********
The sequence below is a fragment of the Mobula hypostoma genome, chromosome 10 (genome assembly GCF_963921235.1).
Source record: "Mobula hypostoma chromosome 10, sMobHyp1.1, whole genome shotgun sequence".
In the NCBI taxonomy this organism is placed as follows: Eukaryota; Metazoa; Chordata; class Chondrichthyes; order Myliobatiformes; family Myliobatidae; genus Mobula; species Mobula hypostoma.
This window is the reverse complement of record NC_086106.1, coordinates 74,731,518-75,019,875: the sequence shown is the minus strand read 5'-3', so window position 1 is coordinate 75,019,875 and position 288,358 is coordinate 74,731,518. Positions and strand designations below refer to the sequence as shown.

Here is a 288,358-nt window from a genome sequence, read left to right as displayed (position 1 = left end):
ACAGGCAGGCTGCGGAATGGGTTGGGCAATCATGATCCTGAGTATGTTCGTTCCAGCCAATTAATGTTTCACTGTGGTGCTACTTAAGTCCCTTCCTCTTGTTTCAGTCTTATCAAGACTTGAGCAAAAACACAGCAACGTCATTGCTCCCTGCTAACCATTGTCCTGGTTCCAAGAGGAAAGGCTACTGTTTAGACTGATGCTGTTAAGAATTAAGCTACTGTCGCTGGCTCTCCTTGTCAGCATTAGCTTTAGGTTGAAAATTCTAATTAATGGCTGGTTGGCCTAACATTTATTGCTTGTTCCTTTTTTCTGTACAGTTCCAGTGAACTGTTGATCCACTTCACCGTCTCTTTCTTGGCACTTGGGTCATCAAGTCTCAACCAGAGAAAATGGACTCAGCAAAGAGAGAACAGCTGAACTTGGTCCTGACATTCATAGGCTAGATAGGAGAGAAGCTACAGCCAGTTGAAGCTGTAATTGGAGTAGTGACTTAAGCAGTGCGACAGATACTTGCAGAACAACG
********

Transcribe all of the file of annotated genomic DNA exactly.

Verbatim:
The sequence below is a fragment of the Mobula hypostoma genome, chromosome 10 (genome assembly GCF_963921235.1).
Source record: "Mobula hypostoma chromosome 10, sMobHyp1.1, whole genome shotgun sequence".
In the NCBI taxonomy this organism is placed as follows: Eukaryota; Metazoa; Chordata; class Chondrichthyes; order Myliobatiformes; family Myliobatidae; genus Mobula; species Mobula hypostoma.
This window is the reverse complement of record NC_086106.1, coordinates 74,731,518-75,019,875: the sequence shown is the minus strand read 5'-3', so window position 1 is coordinate 75,019,875 and position 288,358 is coordinate 74,731,518. Positions and strand designations below refer to the sequence as shown.

Here is a 288,358-nt window from a genome sequence, read left to right as displayed (position 1 = left end):
ACAGGCAGGCTGCGGAATGGGTTGGGCAATCATGATCCTGAGTATGTTCGTTCCAGCCAATTAATGTTTCACTGTGGTGCTACTTAAGTCCCTTCCTCTTGTTTCAGTCTTATCAAGACTTGAGCAAAAACACAGCAACGTCATTGCTCCCTGCTAACCATTGTCCTGGTTCCAAGAGGAAAGGCTACTGTTTAGACTGATGCTGTTAAGAATTAAGCTACTGTCGCTGGCTCTCCTTGTCAGCATTAGCTTTAGGTTGAAAATTCTAATTAATGGCTGGTTGGCCTAACATTTATTGCTTGTTCCTTTTTTCTGTACAGTTCCAGTGAACTGTTGATCCACTTCACCGTCTCTTTCTTGGCACTTGGGTCATCAAGTCTCAACCAGAGAAAATGGACTCAGCAAAGAGAGAACAGCTGAACTTGGTCCTGACATTCATAGGCTAGATAGGAGAGAAGCTACAGCCAGTTGAAGCTGTAATTGGAGTAGTGACTTAAGCAGTGCGACAGATACTTGCAGAACAACG